I am the first to appreciate and embrace well-done and smartly executed outbound calling. I am also highly critical of and greatly annoyed by poorly executed telemarketing efforts. Another example for this latter perspective arrived at my office today, courtesy of my telephone. The call went like this:
“May I speak to the person in charge of your freight deliveries?” She mechanically droned. The agent had a pleasant enough voice, but showed no enthusiasm or interest.
“We don’t do any freight deliveries,” I responded matter-of-factly.
“Really?” she asked. “You do no inbound or outbound freight shipments?” she probed, as though I was lying. “But I got your number from the Internet,” she added, as if that was the ultimate source of accurate information. (Incidentally, the number she called is not listed on any of my Web sites.)
“We do no freight,” I confirmed. “I’ll let you go on to your next call,” I said as positively as I could muster.”
“You’re rude!” she declared.
I responded in kind and communication quickly deteriorated, with me hanging up on her—which would have been more productive had I done so much earlier in the call.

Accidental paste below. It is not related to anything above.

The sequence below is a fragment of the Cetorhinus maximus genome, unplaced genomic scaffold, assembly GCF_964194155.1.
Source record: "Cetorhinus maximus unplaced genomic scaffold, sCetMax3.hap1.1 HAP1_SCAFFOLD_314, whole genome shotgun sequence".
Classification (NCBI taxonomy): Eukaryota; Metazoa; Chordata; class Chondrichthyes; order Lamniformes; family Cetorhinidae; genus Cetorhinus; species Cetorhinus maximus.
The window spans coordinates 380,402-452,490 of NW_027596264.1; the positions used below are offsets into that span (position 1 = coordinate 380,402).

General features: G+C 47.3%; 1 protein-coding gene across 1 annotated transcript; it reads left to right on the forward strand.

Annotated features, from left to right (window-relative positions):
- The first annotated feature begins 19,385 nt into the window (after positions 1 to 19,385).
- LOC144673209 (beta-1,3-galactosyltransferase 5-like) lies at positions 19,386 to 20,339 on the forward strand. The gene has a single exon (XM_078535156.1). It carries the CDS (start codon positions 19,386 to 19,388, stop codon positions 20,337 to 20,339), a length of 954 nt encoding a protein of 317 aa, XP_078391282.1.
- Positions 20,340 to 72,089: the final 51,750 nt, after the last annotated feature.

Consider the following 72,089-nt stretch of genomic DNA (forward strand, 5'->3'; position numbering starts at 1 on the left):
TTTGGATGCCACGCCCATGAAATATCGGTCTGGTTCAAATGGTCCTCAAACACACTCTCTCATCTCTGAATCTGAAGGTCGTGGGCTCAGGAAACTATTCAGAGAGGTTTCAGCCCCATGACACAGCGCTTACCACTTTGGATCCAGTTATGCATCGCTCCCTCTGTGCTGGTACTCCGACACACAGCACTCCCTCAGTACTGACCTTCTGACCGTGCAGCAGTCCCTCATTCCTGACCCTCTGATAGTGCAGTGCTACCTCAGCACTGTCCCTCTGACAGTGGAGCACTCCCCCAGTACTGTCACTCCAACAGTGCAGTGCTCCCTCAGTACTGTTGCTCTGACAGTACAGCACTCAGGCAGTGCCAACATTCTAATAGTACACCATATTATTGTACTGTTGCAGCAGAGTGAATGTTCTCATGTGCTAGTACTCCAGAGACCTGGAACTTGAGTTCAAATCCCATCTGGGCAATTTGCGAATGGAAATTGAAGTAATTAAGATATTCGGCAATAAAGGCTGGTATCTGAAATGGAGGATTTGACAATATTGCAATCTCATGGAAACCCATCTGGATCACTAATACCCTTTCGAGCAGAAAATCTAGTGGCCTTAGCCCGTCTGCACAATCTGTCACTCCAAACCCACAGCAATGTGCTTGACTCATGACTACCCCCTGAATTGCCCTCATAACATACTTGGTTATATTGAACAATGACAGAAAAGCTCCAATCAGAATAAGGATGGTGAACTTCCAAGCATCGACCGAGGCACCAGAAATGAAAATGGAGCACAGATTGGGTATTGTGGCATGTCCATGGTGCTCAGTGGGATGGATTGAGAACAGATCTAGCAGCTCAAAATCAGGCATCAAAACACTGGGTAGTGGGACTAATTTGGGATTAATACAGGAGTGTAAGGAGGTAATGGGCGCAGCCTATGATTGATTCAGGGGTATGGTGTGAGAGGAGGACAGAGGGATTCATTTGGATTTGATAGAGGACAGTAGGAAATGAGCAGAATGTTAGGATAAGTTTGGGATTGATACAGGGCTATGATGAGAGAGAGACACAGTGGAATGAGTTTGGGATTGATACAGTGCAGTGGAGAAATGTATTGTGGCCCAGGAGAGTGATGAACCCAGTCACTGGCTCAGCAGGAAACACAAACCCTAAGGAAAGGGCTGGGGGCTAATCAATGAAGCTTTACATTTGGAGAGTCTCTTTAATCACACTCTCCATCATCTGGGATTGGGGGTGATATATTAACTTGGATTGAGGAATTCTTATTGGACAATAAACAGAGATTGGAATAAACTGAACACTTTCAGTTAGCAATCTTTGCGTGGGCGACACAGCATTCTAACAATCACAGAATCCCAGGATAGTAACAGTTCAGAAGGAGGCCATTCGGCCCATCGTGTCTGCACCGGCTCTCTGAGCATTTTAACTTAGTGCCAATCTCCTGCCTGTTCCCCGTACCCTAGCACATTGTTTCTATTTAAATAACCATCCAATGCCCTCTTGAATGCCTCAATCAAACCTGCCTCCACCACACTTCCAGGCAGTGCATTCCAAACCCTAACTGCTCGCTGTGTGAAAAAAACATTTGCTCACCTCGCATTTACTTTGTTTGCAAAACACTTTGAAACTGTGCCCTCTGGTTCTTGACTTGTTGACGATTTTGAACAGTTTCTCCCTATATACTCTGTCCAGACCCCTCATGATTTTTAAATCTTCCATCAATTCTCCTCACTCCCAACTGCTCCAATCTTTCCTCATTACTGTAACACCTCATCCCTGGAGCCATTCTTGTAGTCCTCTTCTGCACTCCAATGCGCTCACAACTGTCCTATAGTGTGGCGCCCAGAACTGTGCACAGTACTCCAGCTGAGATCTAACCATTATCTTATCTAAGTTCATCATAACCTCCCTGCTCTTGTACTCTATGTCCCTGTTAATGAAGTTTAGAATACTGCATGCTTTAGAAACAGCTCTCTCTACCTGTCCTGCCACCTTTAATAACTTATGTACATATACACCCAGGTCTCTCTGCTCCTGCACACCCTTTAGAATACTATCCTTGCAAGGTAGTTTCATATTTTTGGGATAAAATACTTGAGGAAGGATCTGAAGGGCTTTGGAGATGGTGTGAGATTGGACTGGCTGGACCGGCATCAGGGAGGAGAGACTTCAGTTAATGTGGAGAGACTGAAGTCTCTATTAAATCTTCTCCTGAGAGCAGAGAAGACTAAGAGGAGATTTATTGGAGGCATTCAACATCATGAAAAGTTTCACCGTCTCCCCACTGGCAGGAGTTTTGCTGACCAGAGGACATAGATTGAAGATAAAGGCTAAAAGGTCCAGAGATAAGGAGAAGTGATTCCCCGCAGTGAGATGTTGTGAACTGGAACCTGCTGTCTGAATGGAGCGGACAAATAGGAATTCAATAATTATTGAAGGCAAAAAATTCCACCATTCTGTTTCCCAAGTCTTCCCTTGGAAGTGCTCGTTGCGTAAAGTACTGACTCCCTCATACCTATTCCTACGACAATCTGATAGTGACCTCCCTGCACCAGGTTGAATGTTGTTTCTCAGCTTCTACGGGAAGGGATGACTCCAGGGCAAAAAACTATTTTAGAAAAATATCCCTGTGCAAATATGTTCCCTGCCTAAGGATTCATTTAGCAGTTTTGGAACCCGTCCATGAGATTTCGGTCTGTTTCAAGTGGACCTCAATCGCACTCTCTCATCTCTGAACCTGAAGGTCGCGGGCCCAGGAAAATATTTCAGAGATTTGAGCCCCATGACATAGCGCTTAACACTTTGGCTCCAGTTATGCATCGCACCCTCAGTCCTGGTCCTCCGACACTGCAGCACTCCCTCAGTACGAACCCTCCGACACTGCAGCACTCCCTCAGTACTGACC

Each time that a telemarketing call fails, be it through lack of training, a poorly conceived campaign, a bad list, or a company that just doesn’t care, the result is the same: everyone’s job of making calls has just become a bit harder.
Read more in Peter’s Sticky series, including Sticky Sales and Marketing and Sticky Customer Service featuring his compelling story-driven insights and tips.
Peter Lyle DeHaan, PhD, is the publisher and editor-in-chief of Connections Magazine, covering the call center teleservices industry. Read his latest book, Healthcare Call Center Essentials.